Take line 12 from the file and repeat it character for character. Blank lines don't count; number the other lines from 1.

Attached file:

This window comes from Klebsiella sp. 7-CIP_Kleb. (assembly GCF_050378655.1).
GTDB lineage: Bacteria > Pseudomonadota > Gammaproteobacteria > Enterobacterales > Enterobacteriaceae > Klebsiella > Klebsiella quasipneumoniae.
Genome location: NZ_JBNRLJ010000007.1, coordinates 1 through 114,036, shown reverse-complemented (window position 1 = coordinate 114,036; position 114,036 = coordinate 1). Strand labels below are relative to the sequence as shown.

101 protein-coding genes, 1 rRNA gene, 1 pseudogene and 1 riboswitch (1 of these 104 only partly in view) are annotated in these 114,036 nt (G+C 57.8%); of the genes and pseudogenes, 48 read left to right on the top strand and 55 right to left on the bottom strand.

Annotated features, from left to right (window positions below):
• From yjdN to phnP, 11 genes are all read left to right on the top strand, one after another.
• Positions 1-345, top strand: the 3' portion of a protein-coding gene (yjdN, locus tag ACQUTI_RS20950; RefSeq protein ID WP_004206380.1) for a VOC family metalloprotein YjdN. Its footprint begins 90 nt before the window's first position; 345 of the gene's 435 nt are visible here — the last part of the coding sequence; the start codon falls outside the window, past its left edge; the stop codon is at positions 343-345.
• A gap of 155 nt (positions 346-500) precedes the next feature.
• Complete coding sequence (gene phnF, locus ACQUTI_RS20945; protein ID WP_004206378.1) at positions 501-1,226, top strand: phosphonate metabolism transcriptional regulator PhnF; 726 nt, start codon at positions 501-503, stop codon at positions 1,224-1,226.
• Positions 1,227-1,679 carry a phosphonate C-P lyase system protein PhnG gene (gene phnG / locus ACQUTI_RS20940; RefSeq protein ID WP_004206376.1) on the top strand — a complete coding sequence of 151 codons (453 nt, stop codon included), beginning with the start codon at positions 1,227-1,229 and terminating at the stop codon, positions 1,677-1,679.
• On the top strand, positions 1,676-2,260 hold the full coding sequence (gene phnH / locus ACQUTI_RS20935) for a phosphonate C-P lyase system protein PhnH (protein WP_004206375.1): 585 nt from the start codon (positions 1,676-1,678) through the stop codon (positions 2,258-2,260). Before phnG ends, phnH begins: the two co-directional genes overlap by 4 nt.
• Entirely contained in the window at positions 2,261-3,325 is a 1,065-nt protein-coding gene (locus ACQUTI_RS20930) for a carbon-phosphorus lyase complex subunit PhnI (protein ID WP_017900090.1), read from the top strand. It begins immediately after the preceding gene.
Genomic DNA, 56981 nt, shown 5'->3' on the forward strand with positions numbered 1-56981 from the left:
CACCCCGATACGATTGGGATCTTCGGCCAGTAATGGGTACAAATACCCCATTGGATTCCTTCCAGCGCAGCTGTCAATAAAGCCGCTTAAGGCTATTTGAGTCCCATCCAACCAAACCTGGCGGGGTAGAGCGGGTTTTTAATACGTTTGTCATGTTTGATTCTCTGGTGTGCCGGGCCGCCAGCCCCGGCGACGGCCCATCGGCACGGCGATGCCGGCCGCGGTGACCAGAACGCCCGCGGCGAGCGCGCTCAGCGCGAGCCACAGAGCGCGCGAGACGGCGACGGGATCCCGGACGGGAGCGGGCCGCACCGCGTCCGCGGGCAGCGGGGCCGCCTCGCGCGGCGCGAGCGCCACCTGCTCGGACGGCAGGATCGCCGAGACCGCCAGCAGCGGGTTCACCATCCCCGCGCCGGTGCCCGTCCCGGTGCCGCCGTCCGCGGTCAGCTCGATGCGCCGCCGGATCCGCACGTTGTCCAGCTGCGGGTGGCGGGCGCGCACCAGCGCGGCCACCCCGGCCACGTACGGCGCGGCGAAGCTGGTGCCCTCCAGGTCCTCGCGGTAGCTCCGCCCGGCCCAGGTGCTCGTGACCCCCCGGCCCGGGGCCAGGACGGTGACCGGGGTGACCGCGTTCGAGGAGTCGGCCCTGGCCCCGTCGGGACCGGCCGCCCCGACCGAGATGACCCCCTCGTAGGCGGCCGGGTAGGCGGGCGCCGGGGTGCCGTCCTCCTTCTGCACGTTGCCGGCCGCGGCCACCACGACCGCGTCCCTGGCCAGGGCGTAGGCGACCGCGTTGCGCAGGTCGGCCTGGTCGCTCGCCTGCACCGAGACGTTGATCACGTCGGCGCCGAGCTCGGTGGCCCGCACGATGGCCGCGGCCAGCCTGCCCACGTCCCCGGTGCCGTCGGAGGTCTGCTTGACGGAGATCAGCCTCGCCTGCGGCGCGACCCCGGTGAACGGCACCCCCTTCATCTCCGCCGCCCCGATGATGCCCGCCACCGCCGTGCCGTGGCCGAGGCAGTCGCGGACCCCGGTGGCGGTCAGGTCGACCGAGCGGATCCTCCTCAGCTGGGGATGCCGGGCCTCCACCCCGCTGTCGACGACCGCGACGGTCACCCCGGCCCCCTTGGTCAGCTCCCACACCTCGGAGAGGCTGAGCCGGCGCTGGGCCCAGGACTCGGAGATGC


• Entirely contained in the window at positions 2,261-3,325 is a 1,065-nt protein-coding gene (locus ACQUTI_RS20930) for a carbon-phosphorus lyase complex subunit PhnI (protein ID WP_017900090.1), read from the top strand. It begins immediately after the preceding gene.